But what does porn have to do with having fewer social ties and becoming more lonely?

“The more one uses pornography, the more lonely one becomes,” says Dr. Gary Brooks, a psychologist who has worked with porn addicts for the last 30 years. [1] “Anytime [a person] spends much time with the usual pornography usage cycle, it can’t help but be a depressing, demeaning, self-loathing kind of experience.” [2] The worse people feel about themselves, the more they seek comfort wherever they can get it. Normally, they would be able to rely on the people closest to them to help them through their hard times—a partner, friend, or family member. But most porn consumers aren’t exactly excited to tell anyone about their porn habits, least of all their partner. So they turn to the easiest source of “comfort” available: more porn.

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The human brain works better when someone is with another person

There’s a growing body of evidence that suggests our brains actually function better when we’re interacting with others and experiencing togetherness, according to the NBC report.

In fact, research shows that listening and participating in a two-person conversation is actually less mentally taxing for the brain than giving or listening to a monologue, even though what we understand about how we process language would suggest otherwise.

And on the flip side, what is the brain doing when a consumer is watching porn, with only their laptop or phone as company?

It’s building strong neural connections between the consumer and what they’re seeing on screen, rewarding them with an overload of pleasure chemicals so they’ll keep going back again and again to their habit, hidden away from other people.

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We can overcome life’s challenges better when we’re not alone

The NBC report unpacks how experiments have shown that simply holding someone else’s hand lessens an individual’s emotional response in the brain to a perceived threat. (The effect was even greater if the person’s hand you were holding was a spouse.) Another experiment found that individuals actually perceived a hill to be steeper if they were standing at the bottom alone compared with when they stood at the bottom with a friend, Simon-Thomas notes. “Just having another person there and present, who you trust and feel safe around makes the world look like a less challenging place,” Simon-Thomas.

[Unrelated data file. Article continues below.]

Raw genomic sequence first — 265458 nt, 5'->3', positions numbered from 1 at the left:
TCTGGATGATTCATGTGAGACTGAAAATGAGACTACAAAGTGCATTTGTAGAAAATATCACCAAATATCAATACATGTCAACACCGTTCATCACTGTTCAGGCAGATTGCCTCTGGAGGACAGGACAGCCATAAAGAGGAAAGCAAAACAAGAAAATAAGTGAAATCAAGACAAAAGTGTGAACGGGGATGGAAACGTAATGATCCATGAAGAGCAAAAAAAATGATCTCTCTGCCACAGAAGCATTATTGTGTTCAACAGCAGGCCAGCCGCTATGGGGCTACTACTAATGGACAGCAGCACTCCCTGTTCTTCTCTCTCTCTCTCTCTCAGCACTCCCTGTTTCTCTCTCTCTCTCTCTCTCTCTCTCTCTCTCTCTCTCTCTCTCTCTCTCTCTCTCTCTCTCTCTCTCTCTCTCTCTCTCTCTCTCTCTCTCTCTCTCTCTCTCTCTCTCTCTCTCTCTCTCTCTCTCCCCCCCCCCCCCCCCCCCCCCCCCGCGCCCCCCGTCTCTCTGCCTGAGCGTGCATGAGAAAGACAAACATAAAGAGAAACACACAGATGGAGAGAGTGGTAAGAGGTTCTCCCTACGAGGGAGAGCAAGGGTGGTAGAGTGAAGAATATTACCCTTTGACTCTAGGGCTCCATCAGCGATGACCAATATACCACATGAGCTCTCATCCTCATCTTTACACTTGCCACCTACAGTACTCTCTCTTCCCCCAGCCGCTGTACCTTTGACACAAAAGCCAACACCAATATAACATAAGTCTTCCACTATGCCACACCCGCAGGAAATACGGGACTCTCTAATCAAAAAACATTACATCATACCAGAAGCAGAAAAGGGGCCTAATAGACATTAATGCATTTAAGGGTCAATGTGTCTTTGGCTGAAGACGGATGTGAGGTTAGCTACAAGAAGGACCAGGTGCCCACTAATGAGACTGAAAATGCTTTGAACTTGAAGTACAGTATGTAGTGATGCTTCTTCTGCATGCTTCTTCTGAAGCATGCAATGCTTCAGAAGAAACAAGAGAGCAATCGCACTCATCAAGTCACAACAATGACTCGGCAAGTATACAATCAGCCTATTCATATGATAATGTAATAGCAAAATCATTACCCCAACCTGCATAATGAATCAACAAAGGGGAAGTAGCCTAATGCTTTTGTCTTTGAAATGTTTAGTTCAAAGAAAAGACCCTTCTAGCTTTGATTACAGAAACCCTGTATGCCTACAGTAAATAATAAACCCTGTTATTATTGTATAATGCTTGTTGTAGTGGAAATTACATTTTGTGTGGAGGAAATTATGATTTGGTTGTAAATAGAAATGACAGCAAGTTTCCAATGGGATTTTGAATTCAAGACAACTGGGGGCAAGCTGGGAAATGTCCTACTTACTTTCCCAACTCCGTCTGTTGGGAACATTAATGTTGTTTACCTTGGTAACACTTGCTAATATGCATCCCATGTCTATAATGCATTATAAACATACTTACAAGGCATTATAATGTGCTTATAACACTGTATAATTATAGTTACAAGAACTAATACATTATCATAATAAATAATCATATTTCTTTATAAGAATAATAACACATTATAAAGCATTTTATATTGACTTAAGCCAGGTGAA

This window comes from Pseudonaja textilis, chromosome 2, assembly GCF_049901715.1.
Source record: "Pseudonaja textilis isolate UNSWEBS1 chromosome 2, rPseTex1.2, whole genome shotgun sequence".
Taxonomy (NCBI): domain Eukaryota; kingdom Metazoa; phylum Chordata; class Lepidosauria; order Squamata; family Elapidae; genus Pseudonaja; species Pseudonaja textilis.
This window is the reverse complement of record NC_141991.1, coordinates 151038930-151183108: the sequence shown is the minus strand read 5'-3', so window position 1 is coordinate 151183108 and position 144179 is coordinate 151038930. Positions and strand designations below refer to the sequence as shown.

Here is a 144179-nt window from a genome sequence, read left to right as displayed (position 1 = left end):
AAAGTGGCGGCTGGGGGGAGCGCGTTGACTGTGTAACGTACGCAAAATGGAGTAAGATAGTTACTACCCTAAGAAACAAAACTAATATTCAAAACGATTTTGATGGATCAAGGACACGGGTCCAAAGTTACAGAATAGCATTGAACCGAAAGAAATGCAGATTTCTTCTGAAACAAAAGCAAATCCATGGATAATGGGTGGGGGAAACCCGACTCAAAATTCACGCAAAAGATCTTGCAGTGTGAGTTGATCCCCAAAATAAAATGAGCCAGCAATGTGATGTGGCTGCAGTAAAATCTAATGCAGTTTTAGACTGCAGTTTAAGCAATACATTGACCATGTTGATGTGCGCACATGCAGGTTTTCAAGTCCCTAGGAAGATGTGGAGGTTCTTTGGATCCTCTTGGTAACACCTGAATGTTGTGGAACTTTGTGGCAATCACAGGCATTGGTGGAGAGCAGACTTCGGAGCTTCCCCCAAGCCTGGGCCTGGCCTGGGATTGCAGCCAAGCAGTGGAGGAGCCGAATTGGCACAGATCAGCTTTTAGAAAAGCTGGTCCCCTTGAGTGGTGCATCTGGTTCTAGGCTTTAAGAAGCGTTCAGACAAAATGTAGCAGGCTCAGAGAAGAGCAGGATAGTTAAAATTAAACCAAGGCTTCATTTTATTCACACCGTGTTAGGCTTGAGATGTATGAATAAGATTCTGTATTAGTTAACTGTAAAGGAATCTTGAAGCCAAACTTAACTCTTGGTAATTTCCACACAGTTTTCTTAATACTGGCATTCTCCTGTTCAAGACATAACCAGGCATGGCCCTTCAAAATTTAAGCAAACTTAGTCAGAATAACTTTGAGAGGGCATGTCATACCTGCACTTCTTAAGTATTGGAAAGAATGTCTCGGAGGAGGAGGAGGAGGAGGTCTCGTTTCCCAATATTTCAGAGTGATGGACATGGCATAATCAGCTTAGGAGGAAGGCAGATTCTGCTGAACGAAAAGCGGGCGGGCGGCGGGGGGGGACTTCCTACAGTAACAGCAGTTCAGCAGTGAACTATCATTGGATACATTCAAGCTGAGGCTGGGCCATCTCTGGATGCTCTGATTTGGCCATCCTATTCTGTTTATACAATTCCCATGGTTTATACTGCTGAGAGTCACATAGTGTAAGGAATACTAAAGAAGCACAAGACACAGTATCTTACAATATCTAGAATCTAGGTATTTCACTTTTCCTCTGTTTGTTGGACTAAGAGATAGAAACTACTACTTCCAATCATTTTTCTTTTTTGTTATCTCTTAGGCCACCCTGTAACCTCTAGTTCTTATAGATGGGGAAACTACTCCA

Related: Looking To Get Healthy In 2019? 7 Reasons To Add Quitting Porn To Your List

How does that compare to how porn makes the consumer feel?

According to researcher Dr. Ana Bridges, as a porn consumer withdraws from his or her relationships, they experience “increased secrecy, less intimacy and also more depression.” [3] Studies have found that when people engage in an ongoing pattern of “self-concealment,”—which is when they do things they’re not proud of and keep them a secret—it not only hurts their relationships and leaves them feeling lonely, but also makes them more vulnerable to serious psychological issues. [4] For both male and female porn consumers, their habit is often accompanied by problems with anxiety, body-image issues, poor self-image, relationship problems, insecurity, and depression. [5]

Long story short: being with people can really help someone overcome life’s challenges, while a porn habit can often add to the difficulties of life.

Watch: Fight the New Drug’s second episode of “Brain, Heart, World” discusses porn and relationships

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Porn offers loneliness, not love